Where did Shakespeare get his ideas? This essay by Amanda Mabillard analyzes the sources and motivations underlying Shakespeare’s writing of The Tragedy of Macbeth.
Most people think of armies of men fighting each other during the Civil War, but women also served in various ways. Read about six female spies who worked for the Union or Confederacy.
Jefferson Davis never asked for a pardon for leading the government of the Confederacy in its rebellion against the United States. Statues of the Confederate president have become increasingly controversial in recent years, including one that was removed from the campus of the University of Texas in 2015.
James Madison played many important roles in the founding of the nation. Explore this site to learn more about his contributions.
This segment discusses the work Jacob Riis did, the tactics he used to communicate his message, and the books others have written about him. View the images Riis took and choose a book excerpt to read.
Edgar Allan Poe’s legacy continues to pervade American culture to this day. His work and ideas not only helped to create an entire genre of literature but also changed the way many Americans thought and spoke about the human psyche. Watch this short biography of one of America’s most influential Dark Romantics.
After over 300 copies of Anne Frank’s diary and related books were vandalized in Japan, Israel and the Japanese Jewish community reached out to replace the books.
“One sometimes finds what one is not looking for,” said Alexander Fleming, whose chance observation of a contaminated experiment led to the the world’s first antibiotic. This Smithsonian article discusses inventions and discoveries that centered on a flash of insight in a mind prepared to see what it wasn’t looking for.
Phillis Wheatley was the first African American to publish a book of poetry in the United States, and the third woman to do so, regardless of race. Learn more about the life of this native of Senegal who was captured and enslaved at the age of eight.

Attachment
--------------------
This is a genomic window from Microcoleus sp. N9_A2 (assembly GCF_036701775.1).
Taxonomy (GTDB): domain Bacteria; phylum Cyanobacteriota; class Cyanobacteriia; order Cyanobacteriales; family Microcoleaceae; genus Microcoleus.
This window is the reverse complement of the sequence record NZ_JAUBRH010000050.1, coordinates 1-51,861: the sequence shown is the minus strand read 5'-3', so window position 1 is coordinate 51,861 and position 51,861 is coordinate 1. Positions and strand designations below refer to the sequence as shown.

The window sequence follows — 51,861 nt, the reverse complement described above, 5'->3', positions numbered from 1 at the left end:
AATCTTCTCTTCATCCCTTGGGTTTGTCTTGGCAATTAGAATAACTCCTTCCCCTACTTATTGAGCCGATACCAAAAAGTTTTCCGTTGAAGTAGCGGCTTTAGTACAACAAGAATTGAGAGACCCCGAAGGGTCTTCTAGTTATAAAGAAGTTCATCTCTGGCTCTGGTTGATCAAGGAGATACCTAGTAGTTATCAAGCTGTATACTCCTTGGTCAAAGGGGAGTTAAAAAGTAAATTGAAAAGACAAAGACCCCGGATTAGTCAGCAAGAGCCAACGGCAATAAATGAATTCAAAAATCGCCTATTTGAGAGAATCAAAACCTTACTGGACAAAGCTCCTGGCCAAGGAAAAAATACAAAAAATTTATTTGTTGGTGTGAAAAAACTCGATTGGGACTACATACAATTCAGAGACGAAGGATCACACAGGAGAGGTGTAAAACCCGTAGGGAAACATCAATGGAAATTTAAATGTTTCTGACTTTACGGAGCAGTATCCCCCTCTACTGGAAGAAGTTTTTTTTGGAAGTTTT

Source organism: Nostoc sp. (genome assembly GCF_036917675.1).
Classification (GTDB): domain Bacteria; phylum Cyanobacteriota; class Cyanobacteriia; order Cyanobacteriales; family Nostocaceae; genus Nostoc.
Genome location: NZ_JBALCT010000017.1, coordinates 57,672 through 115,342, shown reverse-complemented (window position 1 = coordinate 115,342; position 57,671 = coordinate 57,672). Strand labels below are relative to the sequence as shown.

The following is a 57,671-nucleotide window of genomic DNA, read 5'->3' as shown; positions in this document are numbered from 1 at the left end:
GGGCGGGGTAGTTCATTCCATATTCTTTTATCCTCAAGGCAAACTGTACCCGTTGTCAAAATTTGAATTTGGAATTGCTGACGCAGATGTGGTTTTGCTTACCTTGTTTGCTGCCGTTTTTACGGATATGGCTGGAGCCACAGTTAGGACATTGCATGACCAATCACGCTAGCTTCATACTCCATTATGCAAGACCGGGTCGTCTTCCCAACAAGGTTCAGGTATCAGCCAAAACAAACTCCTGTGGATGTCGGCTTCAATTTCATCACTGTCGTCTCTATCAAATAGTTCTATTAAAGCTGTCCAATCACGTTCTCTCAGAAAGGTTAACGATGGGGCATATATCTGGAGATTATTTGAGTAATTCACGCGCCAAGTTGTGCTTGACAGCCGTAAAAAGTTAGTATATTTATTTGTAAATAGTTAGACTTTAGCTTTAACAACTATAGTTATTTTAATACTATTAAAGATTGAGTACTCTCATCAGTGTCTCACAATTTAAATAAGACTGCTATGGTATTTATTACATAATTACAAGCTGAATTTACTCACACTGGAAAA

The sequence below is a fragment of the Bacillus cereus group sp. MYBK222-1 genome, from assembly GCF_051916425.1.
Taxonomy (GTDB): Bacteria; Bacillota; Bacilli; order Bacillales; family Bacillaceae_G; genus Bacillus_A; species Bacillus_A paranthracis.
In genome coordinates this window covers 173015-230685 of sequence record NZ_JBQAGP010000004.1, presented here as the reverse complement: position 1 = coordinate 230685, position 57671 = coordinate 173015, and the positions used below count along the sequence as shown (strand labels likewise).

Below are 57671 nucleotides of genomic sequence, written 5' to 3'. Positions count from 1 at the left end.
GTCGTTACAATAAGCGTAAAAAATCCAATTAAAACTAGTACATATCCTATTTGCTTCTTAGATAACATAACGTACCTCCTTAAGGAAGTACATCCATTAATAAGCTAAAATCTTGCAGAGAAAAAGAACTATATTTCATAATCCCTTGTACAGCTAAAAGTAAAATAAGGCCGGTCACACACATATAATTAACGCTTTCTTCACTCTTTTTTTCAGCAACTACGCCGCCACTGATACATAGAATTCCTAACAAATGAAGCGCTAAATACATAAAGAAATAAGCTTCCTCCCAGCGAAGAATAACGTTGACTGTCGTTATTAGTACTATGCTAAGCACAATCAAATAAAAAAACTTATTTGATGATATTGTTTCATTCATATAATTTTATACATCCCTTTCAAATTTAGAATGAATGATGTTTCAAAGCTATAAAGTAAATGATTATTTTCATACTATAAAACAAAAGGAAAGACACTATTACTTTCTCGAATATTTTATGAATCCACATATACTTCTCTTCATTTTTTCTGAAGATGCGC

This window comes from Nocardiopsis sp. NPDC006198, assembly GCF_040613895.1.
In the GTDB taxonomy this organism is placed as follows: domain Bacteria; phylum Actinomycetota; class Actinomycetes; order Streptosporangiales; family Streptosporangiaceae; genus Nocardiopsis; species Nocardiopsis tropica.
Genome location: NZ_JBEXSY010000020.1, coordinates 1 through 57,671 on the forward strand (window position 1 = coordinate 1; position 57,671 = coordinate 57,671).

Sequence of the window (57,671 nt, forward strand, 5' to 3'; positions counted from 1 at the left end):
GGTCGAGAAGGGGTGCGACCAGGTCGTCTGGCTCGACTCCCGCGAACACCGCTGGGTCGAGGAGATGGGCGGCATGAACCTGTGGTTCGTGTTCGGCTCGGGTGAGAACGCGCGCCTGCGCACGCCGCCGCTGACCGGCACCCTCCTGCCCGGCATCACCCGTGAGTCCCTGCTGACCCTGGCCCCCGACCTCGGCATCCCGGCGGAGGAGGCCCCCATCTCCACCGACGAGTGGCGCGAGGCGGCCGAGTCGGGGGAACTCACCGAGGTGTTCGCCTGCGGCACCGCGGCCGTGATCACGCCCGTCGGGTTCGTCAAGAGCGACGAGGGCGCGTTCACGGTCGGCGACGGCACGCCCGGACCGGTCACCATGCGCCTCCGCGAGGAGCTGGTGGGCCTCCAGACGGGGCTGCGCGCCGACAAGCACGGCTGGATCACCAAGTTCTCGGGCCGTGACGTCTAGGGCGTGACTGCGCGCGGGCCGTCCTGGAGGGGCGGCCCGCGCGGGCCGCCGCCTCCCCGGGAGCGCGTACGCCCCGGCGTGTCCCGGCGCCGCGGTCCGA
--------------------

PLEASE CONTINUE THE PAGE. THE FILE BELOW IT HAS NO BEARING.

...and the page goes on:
Read about, and watch a video of, Felix Baumgartner’s world record-breaking skydive in October 2012, when he broke the sound barrier by jumping to Earth from a helium balloon in the stratosphere.
Check out this list to learn some interesting facts about Andrew Carnegie, Henry Ford, J.P. Morgan, John D. Rockefeller and Cornelius Vanderbilt.
Read about Ida B. Wells’ fight to end the lynching of black people, a cause that stood in contrast to other suffrage leaders’ beliefs.
This article appeared in January on Holocaust Memorial Day 2015, whose theme was “keep the memory alive.” Every time someone reads Anne Frank’s diary, that is what happens. What is your favorite quote from Anne Frank’s diary?
Firefighting may not exist as we know it without Benjamin Franklin. Watch the video to learn how we have some of our most famous founding fathers to thank for our fire safety standards.
Few maps detail the early interactions of the indigenous people of Mexico and early Spanish colonists as much as the Codex Quetzalecatzin. Made using traditional Aztec methods and showing Spanish influences, this map shows the effect of two cultures colliding.
The Holocaust Memorial Museum seeks to digitize over 200 diaries from victims of the Holocaust to help fight growing Holocaust denial and to shed light on firsthand accounts.
This article explains who Crispus Attucks was, what he did, and why he is still remembered today as a champion and a martyr for freedom.
Read this list to learn facts and quirks about our nation’s most famous document and the people who wrote it.
Matthew Henson, an African American polar explorer, is finally getting the recognition he deserves. Read about his voyages and achievements.
More than a “writer of dog books,” Jack London’s other interests and contributions to society are not typically recognized. A small museum is looking to change that.